Structural changes and potential vertebrate responses following simulated partial harvesting of boreal mixedwood stands

Vanderwel, Mark C.; Caspersen, John P.; Malcolm, Jay R.; Papaik, Michael J. et Messier, Christian (2011). « Structural changes and potential vertebrate responses following simulated partial harvesting of boreal mixedwood stands ». Forest Ecology and Management, 261, pp. 1362-1371.

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Partial harvesting, where different numbers and arrangements of live trees are retained in forest stands, has been proposed for maintaining late-successional structure and associated vertebrate species within managed boreal forests. Using the stand dynamics model SORTIE-ND, we examined 80-year patterns of structural change in response to different intensities (30–70% basal area removal) and spatial patterns (22–273m2 mean patch size) of harvesting. We also applied habitat models for seven late-successional vertebrates to the structural conditions present after harvesting to assess potential species responses. Partial harvesting increased understory and downed woody debris (DWD) cover and decreased overstory structure for the first 25 years after harvest, in comparison to unharvested stands, with this effect subsequently reversing as harvest-induced regeneration reached the canopy. Although harvesting enhanced long-term structural development in this regard, large trees, large snags, and largeDWDall remained below unharvested levels throughout the simulation period. Harvesting also produced transient increases in early-decayDWDand ground exposure. Most changes in structural attributes increased in proportion to harvest intensity, but structural differencesamongharvest patterns were generally small. Dispersed harvesting induced somewhat less pronounced decreases in vertical structure, and produced more post-harvest slash, than aggregated harvesting. All seven vertebrate species decreased in abundance as harvest intensity increased from 30 to 70%. In comparison to their pre-harvest abundances in old stands, vertebrates associated with DWD (redback salamander, marten, red-backed vole) showed neutral or positive responses at one or more harvest intensities, whereas those associated with large trees and snags (brown creeper, flying squirrel) consistently exhibited substantial adverse impacts.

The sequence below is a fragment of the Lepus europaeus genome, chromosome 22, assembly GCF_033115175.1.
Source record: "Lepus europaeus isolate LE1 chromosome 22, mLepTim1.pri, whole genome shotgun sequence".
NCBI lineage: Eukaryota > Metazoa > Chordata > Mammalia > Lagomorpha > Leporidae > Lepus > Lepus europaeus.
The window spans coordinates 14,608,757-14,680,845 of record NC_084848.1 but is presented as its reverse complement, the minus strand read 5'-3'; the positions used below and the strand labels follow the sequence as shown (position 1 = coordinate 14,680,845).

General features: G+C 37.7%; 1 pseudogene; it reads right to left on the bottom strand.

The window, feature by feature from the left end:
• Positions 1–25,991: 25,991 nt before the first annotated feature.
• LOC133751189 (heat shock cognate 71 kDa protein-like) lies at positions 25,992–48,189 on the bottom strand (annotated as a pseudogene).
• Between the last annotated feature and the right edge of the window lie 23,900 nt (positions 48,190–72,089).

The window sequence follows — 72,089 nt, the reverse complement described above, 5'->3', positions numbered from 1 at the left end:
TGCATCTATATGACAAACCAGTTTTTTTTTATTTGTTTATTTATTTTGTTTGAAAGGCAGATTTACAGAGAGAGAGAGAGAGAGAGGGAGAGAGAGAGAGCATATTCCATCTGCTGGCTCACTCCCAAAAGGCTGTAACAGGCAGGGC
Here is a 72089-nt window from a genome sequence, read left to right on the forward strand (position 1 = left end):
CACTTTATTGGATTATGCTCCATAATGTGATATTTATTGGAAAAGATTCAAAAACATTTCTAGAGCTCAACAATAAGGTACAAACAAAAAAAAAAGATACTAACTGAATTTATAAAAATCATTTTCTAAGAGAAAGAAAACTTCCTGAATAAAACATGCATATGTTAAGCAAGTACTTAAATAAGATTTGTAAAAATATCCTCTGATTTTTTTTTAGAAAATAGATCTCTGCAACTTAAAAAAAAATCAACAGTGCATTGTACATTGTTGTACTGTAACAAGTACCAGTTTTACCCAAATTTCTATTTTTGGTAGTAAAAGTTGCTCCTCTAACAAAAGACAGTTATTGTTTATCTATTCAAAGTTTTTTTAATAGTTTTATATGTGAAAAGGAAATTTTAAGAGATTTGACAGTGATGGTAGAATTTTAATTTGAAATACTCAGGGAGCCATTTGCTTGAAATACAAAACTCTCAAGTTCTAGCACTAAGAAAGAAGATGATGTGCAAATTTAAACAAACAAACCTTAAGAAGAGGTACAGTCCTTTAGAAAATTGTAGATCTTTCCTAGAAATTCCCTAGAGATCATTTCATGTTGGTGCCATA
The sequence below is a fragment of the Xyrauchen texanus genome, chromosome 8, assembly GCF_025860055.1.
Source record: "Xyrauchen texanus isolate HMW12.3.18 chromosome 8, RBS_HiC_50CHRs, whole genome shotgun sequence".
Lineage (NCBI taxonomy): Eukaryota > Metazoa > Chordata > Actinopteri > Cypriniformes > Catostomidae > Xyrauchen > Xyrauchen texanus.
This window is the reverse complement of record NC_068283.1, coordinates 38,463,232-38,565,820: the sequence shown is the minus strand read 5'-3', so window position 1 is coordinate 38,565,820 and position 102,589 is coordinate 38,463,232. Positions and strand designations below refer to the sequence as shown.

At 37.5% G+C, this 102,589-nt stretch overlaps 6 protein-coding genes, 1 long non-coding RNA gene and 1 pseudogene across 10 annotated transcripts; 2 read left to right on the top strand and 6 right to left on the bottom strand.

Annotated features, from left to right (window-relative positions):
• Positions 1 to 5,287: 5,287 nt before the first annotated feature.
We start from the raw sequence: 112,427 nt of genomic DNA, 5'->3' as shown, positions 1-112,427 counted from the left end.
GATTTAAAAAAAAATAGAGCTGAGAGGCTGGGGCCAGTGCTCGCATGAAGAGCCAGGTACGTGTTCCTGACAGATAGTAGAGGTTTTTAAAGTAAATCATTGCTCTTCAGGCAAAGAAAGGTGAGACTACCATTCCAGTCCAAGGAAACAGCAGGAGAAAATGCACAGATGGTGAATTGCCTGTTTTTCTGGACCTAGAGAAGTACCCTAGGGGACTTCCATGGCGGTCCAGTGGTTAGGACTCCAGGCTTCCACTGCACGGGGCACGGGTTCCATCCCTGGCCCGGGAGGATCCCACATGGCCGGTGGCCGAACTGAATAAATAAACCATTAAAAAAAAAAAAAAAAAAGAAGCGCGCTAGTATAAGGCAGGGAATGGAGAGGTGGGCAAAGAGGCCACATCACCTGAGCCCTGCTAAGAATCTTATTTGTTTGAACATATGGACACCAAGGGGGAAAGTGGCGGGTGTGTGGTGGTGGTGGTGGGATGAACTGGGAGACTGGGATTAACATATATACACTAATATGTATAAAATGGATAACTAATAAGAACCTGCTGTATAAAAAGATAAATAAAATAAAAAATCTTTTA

Type: Article de revue scientifique
Mots-clés ou Sujets: Boreal forest, Ecosystem management, SORTIE-ND, Stand dynamics, Structural retention, Wildlife habitat
Unité d'appartenance: Centres institutionnels > Centre d'étude de la forêt (CEF)
Faculté des sciences > Département des sciences biologiques
Déposé par: Christian Messier
Date de dépôt: 29 nov. 2011 14:17
Dernière modification: 01 nov. 2014 02:20
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